They use, you know, more fluency language, but my automatic thought process is why were you so unsuccessful in recruiting women when you had a wide population at your disposal of both men and women, who, because it was military were more than likely being told they had to participate. And that was one of the comments I push back to them and they didn't have an answer why I was like, well, let's look at your recruitment stuff. Let's look at the study design, but they had no idea why they could only get three women out of 36 participants. So there's still that whole lack of understanding and awareness.

[00:14:38] Stef: Well, what advice would you have for a young girl who's maybe in the VIS community that you know is super inspired by getting into this field and wants to pursue research but knows that they're going into an underrepresented situation. What advice would you have for the young girls to, to get them involved in this research? Maybe follow a path like yours.

[00:14:58] Stacy: There are some really good mentors that, like I said, up and coming postdocs into new research positions that are really getting into some of the more male oriented areas of Thermo regulation of protein and, and muscle development. So finding someone that can be a good mentor, right. And that's kind of what VIS is all about anyway.

But also looking at some of the more liberal universities, because then you're going to have more like-minded people who are more open to what's going on, looking at how people are identifying. Are they true sex differences, biological sex differences, or are we looking into more the cultural aspect of, of gendered science?

So there's lots of really good universities that have good researchers who are now out there saying these are the things that we're doing come on in. So it's being cognant of where you want to go. And who is there to be able to help guide you.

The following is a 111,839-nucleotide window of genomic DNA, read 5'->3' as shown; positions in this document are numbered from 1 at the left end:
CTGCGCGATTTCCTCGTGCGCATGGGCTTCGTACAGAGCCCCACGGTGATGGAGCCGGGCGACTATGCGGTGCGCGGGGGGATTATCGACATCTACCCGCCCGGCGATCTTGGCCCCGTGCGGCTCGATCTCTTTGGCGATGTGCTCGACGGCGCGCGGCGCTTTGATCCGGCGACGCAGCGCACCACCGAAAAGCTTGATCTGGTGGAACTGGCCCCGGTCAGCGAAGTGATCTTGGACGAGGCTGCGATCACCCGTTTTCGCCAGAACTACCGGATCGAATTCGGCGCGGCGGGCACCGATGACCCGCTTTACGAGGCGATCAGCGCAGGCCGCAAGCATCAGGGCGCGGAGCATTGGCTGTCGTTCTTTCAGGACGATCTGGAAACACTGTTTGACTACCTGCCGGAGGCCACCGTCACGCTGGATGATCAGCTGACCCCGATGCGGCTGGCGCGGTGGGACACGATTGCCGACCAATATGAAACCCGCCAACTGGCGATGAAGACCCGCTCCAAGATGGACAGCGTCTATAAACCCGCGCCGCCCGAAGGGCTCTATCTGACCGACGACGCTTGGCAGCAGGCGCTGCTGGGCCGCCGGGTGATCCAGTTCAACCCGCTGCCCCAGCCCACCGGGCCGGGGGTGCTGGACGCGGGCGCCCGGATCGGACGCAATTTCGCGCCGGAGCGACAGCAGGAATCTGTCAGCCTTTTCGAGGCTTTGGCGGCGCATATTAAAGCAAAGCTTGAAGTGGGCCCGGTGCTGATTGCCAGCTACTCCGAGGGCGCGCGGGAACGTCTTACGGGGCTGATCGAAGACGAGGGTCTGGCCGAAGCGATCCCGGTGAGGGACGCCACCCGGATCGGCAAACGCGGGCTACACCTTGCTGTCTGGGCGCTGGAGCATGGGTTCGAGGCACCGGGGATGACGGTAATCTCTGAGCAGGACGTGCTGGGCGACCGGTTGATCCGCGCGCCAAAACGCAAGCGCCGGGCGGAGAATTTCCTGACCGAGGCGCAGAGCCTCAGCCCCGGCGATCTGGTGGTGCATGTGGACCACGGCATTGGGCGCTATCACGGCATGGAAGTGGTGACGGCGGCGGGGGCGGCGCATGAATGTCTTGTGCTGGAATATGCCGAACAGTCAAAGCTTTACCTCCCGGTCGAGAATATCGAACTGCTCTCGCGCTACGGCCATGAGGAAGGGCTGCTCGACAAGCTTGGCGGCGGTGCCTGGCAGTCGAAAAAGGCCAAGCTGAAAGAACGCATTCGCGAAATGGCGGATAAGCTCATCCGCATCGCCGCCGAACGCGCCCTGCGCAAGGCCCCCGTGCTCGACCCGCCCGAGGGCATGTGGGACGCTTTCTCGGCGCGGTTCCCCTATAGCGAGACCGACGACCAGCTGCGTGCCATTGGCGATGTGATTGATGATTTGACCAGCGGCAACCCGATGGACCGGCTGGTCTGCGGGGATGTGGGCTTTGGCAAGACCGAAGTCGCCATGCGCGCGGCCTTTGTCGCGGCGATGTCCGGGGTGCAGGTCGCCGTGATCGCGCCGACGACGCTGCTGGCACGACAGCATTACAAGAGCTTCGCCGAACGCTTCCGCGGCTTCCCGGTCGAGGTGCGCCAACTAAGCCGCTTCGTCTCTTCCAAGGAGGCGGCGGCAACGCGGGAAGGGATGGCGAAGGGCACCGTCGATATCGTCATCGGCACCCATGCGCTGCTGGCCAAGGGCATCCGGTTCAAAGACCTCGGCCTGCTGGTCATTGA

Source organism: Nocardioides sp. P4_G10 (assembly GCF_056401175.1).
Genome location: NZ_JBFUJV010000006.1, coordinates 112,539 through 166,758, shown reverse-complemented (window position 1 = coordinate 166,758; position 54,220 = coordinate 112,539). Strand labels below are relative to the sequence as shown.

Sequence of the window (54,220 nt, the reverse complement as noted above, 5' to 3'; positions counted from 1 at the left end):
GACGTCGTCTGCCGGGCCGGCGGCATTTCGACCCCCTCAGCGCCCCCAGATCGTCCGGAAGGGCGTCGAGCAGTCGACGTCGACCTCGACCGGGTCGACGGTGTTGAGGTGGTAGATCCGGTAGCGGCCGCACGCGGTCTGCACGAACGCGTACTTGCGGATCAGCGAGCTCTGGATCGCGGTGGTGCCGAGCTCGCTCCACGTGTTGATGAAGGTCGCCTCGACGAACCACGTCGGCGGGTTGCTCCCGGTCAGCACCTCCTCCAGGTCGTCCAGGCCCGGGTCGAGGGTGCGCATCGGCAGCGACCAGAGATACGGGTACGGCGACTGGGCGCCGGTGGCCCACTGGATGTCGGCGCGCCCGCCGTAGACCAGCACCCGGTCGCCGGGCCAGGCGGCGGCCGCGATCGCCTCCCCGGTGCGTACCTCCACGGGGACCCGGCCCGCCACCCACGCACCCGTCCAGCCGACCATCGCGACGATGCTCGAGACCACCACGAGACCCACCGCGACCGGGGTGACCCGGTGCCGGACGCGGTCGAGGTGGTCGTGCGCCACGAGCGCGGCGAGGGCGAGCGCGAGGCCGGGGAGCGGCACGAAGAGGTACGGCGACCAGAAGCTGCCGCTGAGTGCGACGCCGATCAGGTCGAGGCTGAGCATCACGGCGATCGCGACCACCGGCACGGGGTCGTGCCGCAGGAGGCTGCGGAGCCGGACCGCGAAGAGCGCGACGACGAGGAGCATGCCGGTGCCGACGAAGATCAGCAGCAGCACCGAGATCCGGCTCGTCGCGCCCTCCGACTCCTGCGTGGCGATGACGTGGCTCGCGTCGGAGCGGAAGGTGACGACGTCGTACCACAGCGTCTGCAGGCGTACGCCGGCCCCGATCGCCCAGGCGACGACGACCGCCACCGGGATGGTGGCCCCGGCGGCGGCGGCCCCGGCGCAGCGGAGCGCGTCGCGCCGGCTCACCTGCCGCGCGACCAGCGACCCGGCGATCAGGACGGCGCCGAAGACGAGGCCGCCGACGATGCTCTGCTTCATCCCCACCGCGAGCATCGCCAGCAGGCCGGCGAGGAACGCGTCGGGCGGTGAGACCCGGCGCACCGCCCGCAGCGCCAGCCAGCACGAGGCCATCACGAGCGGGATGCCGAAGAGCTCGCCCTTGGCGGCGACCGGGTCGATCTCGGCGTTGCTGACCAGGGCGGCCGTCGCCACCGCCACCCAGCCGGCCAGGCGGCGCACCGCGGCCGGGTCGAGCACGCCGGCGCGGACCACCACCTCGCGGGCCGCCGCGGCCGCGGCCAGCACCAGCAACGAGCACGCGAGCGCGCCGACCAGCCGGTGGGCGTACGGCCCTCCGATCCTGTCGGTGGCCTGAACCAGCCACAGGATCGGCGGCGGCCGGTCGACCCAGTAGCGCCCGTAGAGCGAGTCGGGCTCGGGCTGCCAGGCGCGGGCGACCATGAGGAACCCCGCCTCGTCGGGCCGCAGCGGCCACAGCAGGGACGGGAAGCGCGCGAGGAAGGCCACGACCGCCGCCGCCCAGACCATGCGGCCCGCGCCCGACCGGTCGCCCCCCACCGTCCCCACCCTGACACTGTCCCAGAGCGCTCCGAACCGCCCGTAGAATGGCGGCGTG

[00:15:57] Stef: I love that. Well, and as, as women athletes, right, we have so much experience also ourselves that we can apply to the research. And we come with like a really unique point of view, so we really do wanna inspire more girls to get into this field. It's so important. And, you know, for you in your journey, right, you got your master's degree and then you kind of took a break if you will not break, but , you didn't really take a break because you went on to do Ironmans and bike racing.

And , I guess I wanna talk a little bit about that moment, you know, because you, you did, you know, you went and did the Ironman world championships at Kona, and you said that that was a definitive point for you between the hormone phases in women and how that impacts how that impacts performance. So what was it about this point and what exactly did you see in Kona that sort of, again, I guess, inspired you to continue in this field.

[00:16:50] Stacy: Yeah. So when I went to Kona for the first time I was right on the cusp of starting a PhD or contemplating starting a PhD. And part of it, I wanted to do heat or I wanted to do altitude and I knew I wanted to continue with sex differences. So training up for Kona, living in New Zealand, we had to do quite a bit of heat adaptation and acclimation, and really prepare in pouring rain and cold temperatures to be able to race well at Kona.

So we're looking at the Kiwi contingency. There was a group of us that all did very similar things with regards to getting ready for the heat. And when we got there, we all felt good, but on race day itself, there were some discrepancies in who finished with hyponatremia, so not enough blood sodium and I was one.